As long as one thinks that bugs should not be there, that the surface must be calm and peaceful, there will be dissatisfaction. What is dissatisfaction? When things don't match our expectations. Now, is the source of the problem found in the things or in the expectations? Or, in Zen lingo, do you hit the cart or the horse?duckfiasco wrote:The difficult point I think is the ceaseless, instantaneous identification with what the mind does. I see dukka woven into the mind but think "well, what else is there other than this churning out of thoughts, feelings etc.?"
It feels like trying to watch the surface of a lake, and bugs keep skittering by.
Now, they're going to do that no matter what, but I seem to pay attention to every single one to the point of exhaustion, and I've lost sight of the water's calm surface. All I see is bugs making endless ripples.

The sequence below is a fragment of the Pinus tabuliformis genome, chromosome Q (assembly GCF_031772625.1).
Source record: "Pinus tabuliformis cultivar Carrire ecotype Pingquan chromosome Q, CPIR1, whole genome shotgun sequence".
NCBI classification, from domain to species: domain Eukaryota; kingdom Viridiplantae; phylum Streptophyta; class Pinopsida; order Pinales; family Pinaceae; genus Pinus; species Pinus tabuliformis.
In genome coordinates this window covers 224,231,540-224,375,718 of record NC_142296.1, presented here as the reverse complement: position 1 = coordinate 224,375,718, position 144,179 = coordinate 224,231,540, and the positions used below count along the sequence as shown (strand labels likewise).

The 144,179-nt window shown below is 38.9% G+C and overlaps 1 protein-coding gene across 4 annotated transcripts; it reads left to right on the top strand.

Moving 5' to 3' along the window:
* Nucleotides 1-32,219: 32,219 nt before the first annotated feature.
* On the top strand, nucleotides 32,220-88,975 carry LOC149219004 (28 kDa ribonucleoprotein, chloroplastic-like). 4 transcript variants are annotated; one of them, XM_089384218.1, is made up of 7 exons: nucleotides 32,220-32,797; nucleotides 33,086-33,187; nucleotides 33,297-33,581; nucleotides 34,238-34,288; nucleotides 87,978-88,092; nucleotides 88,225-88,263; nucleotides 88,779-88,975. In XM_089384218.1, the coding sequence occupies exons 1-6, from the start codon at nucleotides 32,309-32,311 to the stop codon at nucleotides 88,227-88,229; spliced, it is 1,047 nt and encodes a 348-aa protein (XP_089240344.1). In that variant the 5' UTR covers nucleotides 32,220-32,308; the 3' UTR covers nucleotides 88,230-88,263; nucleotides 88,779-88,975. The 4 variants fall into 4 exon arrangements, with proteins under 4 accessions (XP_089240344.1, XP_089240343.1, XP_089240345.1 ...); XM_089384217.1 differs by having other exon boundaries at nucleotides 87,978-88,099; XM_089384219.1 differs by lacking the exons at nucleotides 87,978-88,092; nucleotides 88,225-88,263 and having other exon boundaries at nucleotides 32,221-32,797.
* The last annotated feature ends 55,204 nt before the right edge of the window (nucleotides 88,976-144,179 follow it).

If you believe that you are your mind, your consciousness, your attention or whatever else, then you want to freeze it in some state you consider acceptable. If you want control over what happens, that is assuming a self. But if you want to disassociate from everything going on, that is also assuming a self. What you might want to see is that even when you get lost in a stream of ideas, that is as insubstantial as everything else. Don't consider one type of experience good and another type bad. That's because this kind of like-dislike attitude is the very problem. If you focus on the bugs, then just focus on them, it is the same awareness as the awareness of the whole lake. In fact, both are just temporary experiences. The question is whether you want to stay somewhere, want to move somewhere, or not.